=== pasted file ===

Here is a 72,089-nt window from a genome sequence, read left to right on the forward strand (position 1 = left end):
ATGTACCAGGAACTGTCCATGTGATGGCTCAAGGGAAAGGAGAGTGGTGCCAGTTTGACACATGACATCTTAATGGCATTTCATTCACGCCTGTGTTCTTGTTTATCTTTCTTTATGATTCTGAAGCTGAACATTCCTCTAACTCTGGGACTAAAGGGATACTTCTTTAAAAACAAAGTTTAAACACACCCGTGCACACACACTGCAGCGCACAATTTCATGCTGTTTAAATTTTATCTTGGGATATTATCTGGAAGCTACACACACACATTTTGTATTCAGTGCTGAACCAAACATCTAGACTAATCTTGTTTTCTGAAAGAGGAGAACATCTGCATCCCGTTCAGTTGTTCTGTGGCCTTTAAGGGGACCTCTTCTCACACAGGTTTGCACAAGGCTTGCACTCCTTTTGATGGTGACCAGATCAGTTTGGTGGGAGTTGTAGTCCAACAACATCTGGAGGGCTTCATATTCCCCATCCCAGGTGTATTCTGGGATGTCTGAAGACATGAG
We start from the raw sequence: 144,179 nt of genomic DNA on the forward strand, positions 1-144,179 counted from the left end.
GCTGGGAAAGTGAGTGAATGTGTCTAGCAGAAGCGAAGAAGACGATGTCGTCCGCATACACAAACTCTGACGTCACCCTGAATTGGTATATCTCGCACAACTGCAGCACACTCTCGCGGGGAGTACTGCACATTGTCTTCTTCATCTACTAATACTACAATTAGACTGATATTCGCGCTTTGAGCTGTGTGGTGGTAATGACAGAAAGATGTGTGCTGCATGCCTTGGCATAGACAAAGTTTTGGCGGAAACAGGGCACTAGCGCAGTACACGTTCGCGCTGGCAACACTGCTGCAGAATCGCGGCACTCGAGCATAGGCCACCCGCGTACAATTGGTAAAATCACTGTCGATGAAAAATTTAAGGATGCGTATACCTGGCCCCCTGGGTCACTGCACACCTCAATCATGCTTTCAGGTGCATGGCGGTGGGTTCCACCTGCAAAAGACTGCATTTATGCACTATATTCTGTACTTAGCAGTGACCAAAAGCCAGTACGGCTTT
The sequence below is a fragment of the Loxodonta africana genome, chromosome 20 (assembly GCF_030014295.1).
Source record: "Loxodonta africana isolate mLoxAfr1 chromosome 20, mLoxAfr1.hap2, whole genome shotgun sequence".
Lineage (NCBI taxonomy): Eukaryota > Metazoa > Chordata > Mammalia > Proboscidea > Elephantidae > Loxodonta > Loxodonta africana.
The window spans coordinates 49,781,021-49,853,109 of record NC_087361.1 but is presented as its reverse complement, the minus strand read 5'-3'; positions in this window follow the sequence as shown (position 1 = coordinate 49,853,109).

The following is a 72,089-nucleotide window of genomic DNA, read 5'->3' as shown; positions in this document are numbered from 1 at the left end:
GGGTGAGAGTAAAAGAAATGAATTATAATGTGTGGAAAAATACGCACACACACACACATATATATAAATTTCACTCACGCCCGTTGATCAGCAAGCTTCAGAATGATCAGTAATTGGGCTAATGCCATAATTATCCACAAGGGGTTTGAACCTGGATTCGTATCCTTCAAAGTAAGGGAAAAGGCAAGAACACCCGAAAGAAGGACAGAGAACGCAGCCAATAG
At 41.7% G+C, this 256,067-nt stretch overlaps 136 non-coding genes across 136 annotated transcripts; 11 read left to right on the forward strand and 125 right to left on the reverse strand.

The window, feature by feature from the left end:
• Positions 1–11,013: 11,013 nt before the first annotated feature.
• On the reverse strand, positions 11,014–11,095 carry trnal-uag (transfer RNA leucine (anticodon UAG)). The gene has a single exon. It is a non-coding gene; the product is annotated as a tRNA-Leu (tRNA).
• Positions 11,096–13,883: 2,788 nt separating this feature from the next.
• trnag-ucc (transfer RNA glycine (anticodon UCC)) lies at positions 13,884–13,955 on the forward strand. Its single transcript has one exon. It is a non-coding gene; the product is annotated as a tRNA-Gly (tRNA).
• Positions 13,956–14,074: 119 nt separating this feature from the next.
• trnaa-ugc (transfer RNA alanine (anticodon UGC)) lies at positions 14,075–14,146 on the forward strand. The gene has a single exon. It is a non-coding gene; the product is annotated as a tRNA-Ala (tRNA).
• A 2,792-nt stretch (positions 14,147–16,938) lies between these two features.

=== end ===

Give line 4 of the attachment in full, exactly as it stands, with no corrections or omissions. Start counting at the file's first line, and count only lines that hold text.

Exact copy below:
GCTGGGAAAGTGAGTGAATGTGTCTAGCAGAAGCGAAGAAGACGATGTCGTCCGCATACACAAACTCTGACGTCACCCTGAATTGGTATATCTCGCACAACTGCAGCACACTCTCGCGGGGAGTACTGCACATTGTCTTCTTCATCTACTAATACTACAATTAGACTGATATTCGCGCTTTGAGCTGTGTGGTGGTAATGACAGAAAGATGTGTGCTGCATGCCTTGGCATAGACAAAGTTTTGGCGGAAACAGGGCACTAGCGCAGTACACGTTCGCGCTGGCAACACTGCTGCAGAATCGCGGCACTCGAGCATAGGCCACCCGCGTACAATTGGTAAAATCACTGTCGATGAAAAATTTAAGGATGCGTATACCTGGCCCCCTGGGTCACTGCACACCTCAATCATGCTTTCAGGTGCATGGCGGTGGGTTCCACCTGCAAAAGACTGCATTTATGCACTATATTCTGTACTTAGCAGTGACCAAAAGCCAGTACGGCTTT